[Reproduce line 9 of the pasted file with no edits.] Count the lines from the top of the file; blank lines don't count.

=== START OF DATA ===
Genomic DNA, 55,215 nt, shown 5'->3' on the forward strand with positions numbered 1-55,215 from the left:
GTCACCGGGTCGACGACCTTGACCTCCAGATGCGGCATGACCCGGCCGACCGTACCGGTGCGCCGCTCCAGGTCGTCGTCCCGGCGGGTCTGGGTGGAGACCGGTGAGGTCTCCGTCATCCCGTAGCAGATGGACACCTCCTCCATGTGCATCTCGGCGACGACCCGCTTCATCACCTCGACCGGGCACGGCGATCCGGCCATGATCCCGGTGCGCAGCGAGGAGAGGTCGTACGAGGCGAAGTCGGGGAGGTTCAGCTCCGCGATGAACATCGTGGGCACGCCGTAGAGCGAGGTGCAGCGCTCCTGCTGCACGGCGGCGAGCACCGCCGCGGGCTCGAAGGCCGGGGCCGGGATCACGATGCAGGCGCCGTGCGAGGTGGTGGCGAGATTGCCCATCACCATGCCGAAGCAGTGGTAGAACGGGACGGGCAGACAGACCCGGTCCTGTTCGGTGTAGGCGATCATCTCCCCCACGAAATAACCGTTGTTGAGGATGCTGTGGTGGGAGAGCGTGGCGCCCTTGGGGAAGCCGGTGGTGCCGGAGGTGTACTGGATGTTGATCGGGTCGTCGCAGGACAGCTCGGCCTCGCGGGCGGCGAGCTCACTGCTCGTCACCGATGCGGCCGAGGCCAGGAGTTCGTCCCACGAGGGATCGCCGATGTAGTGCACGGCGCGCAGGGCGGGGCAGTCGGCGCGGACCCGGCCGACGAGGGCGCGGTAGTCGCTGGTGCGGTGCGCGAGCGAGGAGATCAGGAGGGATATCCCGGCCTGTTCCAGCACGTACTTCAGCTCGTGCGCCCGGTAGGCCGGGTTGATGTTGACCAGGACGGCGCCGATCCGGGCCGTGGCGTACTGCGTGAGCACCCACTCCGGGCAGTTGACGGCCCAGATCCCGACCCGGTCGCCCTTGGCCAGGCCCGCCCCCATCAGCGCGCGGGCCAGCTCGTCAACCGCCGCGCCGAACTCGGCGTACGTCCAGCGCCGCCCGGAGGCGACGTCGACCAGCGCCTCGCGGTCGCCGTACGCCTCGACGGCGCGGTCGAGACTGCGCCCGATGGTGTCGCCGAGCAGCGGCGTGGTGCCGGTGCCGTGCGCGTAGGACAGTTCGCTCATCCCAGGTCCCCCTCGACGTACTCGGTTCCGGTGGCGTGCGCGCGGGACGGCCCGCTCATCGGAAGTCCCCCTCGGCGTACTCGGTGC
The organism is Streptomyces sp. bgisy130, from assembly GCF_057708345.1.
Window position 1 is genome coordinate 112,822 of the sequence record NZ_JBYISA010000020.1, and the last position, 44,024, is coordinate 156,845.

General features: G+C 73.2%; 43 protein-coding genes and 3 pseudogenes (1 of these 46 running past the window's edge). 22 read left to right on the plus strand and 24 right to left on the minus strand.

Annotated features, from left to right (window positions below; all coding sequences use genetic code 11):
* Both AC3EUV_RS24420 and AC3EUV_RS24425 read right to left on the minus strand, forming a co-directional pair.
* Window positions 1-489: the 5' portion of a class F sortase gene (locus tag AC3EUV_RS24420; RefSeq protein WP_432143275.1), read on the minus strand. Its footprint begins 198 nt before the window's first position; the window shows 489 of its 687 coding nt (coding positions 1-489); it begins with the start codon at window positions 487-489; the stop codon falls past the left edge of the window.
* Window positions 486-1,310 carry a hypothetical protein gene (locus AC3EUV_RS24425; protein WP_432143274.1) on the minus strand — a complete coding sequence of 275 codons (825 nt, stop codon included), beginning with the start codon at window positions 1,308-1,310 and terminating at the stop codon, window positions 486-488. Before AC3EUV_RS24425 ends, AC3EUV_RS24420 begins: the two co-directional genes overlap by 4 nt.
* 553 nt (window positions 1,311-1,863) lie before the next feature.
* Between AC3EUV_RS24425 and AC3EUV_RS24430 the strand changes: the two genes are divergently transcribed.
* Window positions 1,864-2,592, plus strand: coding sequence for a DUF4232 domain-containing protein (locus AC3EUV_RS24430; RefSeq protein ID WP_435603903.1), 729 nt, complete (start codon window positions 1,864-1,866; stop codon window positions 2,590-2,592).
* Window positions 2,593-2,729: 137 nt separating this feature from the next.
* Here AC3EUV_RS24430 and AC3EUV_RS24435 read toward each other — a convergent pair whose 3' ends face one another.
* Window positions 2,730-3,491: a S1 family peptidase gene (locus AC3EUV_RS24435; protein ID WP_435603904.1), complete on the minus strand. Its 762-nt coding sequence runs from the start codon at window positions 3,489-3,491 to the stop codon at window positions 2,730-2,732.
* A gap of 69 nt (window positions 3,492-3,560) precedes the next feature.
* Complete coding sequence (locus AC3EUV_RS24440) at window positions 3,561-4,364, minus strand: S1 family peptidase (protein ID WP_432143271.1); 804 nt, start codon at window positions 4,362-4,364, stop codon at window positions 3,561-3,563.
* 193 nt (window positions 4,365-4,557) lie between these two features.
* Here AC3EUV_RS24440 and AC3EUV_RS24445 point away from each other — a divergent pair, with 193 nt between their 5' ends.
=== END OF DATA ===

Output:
* Window positions 486-1,310 carry a hypothetical protein gene (locus AC3EUV_RS24425; protein WP_432143274.1) on the minus strand — a complete coding sequence of 275 codons (825 nt, stop codon included), beginning with the start codon at window positions 1,308-1,310 and terminating at the stop codon, window positions 486-488. Before AC3EUV_RS24425 ends, AC3EUV_RS24420 begins: the two co-directional genes overlap by 4 nt.